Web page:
Monthly Archives: April 2010

Clashes between red shirts and troops today

Thailand violence flares as red-shirts and troops clash [BBC, April 28, 2010 — includes video footage]

Thai troops and a convoy of hundreds of red-shirt protesters have clashed on the outskirts of Bangkok.

One soldier has died, reportedly from a shot fired by a member of the security forces, and at least 10 people have been injured.

The protesters had earlier left their fortified camp in central Bangkok to drive to a rally 50km (30 miles) away.

Thai troops, protesters clash in Bangkok suburb [Reuters, April 28, 2010]

Thai troops fired live rounds in the air and shot rubber bullets in a chaotic clash with anti-government protesters on a highway in Bangkok’s suburbs on Wednesday that wounded 10 people and possibly killed one.

Stay tuned for more. And don’t forget that for real-time updates, you can consult my Thailand Twitter list.

Map of red shirt protest areas in Bangkok

Map of red shirt protests in Bangkok

Above is a map of the red shirt protest zones here in Bangkok. It appears to be accurate as of April 25.

The map shows the areas currently occupied by protesters, and includes details about roadblocks. You can find a bigger version here, or by clicking on the image above.

(The image source is unknown; found via @farangone)

Cross-posted to TopicThailand.com, where I continue to add resources (and fiddle with the graphical design).

Red shirt protest updates

Here’s the latest news:

  1. Thais Worry About Lasting Violence [WSJ]
  2. Thailand’s yellows urge action against red-shirts [BBC News]
  3. Thai rallies ditch red shirts in case of crackdown [AP]

And for those of you wondering whether or not it’s safe to visit Thailand, I suggest checking out Staying Safe in Thailand: Streetwise Advice + Twitter, a post from Catherine Wentworth.

Explosions in Silom

Here are my images from the time I spent at Silom last night. I arrived not long after what authorities say was an M79 grenade exploded near the Dusit Thani hotel, in an area where pro-government demonstrators had been rallying.

This area is across an intersection from the red shirt barricade that I wrote about previously. (Compare this image from April 21 with this one from last night.)

The blast that happened here was one of a series of explosions that killed at least one person and injured at least 75. (Various sources are providing different numbers at this point.)

You can find more details by searching Google News or by checking out this story in the Bangkok Post.

I was concentrating on TV and radio work, so I didn’t have much time to snap many images. But these photos should give you a sense of what the scene looked like in the hours after the blast occurred.

For commentary on the evening, I suggest checking out this blog post from Andrew Marshall, who was there last night.

UPDATE: As Andrew points out, you can find some images from last night in this New York Times slide show.

Red shirts and pro-government demonstrators in Silom

Red shirt protesters, supporters of the government, and army troops have converged on an intersection in Silom, at the mouth of Bangkok’s financial district.

No violence has taken place, though when I was there, earlier this evening, there was some tension in the air. The red shirts were dancing to loud rock music, while the pro-government crowds across the intersection were themselves chanting and cheering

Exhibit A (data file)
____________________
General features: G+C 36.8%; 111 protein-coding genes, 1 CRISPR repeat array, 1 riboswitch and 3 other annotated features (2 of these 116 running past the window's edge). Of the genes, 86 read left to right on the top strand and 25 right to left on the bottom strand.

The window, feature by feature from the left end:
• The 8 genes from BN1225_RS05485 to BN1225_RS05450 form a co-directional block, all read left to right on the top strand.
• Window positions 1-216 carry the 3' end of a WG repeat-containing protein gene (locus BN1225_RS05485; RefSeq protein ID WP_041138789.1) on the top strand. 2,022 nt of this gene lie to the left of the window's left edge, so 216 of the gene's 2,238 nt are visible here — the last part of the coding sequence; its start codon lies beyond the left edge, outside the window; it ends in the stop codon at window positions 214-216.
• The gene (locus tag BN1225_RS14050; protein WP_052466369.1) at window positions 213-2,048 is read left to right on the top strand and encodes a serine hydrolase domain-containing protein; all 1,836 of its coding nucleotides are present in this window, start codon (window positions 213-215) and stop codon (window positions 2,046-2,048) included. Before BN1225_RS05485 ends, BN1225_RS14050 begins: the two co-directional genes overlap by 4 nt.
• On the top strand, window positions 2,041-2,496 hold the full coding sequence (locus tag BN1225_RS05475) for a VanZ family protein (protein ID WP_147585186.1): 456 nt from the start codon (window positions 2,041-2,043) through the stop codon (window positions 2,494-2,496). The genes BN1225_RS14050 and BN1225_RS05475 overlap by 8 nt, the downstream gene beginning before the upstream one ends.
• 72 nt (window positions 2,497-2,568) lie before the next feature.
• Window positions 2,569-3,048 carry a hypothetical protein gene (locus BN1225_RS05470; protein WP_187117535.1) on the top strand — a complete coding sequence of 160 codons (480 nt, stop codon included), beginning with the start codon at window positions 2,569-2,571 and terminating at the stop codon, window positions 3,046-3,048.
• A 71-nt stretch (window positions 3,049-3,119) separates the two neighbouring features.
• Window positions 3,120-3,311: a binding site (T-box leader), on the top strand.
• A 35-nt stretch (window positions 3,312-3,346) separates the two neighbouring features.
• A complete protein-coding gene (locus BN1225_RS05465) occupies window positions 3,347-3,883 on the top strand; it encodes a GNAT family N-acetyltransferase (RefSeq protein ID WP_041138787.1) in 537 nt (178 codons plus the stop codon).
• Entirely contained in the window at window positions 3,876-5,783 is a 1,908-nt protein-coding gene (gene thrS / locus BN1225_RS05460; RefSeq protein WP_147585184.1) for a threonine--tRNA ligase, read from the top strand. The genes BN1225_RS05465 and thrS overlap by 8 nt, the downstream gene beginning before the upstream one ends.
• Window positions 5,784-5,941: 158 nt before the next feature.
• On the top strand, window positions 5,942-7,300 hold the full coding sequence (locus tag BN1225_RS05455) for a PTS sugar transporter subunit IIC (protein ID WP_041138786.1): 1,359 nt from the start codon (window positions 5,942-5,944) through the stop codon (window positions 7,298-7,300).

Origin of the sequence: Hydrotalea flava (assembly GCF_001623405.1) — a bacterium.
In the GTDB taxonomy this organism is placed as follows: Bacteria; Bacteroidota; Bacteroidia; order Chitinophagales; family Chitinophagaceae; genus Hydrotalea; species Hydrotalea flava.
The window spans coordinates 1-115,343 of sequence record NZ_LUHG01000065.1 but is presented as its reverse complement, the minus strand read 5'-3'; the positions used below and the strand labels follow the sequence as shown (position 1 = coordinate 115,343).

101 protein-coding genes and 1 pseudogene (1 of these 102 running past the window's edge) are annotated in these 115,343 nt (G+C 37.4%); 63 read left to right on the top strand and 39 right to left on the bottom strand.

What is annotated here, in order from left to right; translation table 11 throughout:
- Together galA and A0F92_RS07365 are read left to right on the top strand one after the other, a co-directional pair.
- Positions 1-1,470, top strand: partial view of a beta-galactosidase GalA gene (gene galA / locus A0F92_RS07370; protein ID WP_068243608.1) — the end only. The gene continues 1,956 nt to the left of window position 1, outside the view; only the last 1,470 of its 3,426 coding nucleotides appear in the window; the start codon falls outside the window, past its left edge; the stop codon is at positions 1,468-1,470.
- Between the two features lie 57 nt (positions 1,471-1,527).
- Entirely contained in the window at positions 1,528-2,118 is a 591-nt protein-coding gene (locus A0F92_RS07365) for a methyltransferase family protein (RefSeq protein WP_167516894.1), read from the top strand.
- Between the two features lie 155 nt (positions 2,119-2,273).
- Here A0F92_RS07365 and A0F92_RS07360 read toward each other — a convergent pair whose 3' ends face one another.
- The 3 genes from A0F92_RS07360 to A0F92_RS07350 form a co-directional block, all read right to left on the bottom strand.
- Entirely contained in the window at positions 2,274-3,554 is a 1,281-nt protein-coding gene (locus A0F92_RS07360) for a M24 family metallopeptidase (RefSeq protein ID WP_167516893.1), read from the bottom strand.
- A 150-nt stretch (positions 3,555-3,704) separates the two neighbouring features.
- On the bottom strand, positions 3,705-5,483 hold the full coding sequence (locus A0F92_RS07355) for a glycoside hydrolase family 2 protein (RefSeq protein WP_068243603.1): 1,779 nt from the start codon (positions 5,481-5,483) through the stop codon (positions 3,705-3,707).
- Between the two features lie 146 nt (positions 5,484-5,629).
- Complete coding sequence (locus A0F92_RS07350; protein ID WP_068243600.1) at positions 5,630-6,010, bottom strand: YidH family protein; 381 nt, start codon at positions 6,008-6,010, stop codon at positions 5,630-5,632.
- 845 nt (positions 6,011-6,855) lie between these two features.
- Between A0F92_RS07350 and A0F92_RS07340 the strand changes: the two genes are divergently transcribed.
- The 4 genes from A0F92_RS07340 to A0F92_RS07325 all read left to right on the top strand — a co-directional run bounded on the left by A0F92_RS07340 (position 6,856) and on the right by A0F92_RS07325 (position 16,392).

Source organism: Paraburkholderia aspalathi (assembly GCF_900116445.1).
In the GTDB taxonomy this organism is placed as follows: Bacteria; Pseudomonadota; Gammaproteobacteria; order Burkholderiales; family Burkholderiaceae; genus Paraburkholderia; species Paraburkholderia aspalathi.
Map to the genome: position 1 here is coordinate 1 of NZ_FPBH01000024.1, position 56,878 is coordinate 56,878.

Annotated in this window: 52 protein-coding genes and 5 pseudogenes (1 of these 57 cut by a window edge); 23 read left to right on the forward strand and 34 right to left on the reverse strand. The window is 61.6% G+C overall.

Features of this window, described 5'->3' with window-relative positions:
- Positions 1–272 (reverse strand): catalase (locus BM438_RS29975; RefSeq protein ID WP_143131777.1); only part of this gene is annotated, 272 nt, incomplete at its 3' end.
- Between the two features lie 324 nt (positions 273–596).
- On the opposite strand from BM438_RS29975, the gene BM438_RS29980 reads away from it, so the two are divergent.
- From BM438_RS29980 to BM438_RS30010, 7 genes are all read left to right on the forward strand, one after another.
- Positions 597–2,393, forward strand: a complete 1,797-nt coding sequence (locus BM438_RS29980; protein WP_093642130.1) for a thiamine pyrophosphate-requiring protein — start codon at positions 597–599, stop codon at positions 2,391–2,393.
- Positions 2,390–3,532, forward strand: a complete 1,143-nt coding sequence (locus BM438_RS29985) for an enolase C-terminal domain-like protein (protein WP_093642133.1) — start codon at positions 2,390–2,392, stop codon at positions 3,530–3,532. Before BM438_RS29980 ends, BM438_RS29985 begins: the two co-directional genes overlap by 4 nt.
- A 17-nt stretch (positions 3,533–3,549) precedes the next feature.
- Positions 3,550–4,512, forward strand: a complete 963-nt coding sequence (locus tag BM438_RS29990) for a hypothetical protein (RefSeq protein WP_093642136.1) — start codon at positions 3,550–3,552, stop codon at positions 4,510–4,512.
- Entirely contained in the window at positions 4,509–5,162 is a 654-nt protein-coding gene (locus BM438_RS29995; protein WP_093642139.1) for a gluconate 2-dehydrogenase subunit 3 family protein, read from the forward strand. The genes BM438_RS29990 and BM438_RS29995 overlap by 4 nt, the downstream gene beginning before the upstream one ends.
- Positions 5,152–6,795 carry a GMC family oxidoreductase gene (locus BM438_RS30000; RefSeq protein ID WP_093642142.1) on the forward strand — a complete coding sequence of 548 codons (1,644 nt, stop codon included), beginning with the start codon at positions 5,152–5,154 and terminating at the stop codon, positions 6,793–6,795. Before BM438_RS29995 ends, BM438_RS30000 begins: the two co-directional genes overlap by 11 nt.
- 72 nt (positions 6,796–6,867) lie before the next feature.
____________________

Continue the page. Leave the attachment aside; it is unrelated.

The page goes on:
The red shirts with whom I spoke told me they are “defending” their main protest site, at the Rajaprasong intersection, after the soldiers were positioned in Silom. This came after red shirts leaders announced their plans to march to the area.

The reds have constructed a large barricade made of bamboo and automobile tires on the Lumphini Park side of Silom.

The demonstrators with whom I spoke said they did not possess guns or bombs, and that — as many of them have said to me in the past — they are fighting for democracy.

The anti-government “no color” demonstrators, meanwhile (see the last image below), were positioned on the Silom side of the intersection. They expressed their dislike for the red shirts, and collected money among themselves to buy water and food for the troops.

These “no colors” told me they love the king, and that Thaksin and the red shirts want to create a Thai republic.

Here are some images from tonight. And here’s the full photoset.

As a reminder, you can follow me on Twitter for real-time updates.

Update — April 22: fixed link to full photoset…

Red shirt protest update: Army soldiers positioned in Silom

Just briefly: The story of the day, from AP: “Armed Thai troops patrol Bangkok business district.” The soldiers took up positions there early this morning after Red Shirt protesters said they’d take their demonstrations to Silom. But that didn’t happen.

Also, an interview with Thai PM Abhisit was broadcast on TV this evening. The Bangkok Post has a brief item, and The Nation‘s Tulsathit provided a real-time translation on Twitter.

I spent some time in Silom and at Rajaprasong, the main rally site, today. I hope to post pics and observations tomorrow.

Red shirt protest update: foiled attempt to catch red leaders

Here’s the story of the day (you won’t believe it until you read it), as covered by the NYT. And here’s a TIME essay called “Thailand’s Broken Democracy.” The latter contains this memorable passage:

In the facile political taxonomy we use to categorize nations, Thailand is considered a democracy. Yet the country remains, if not a banana republic, a juicy, messy mango republic

(Both of these items, naturally, have been added to TopicThailand.com.)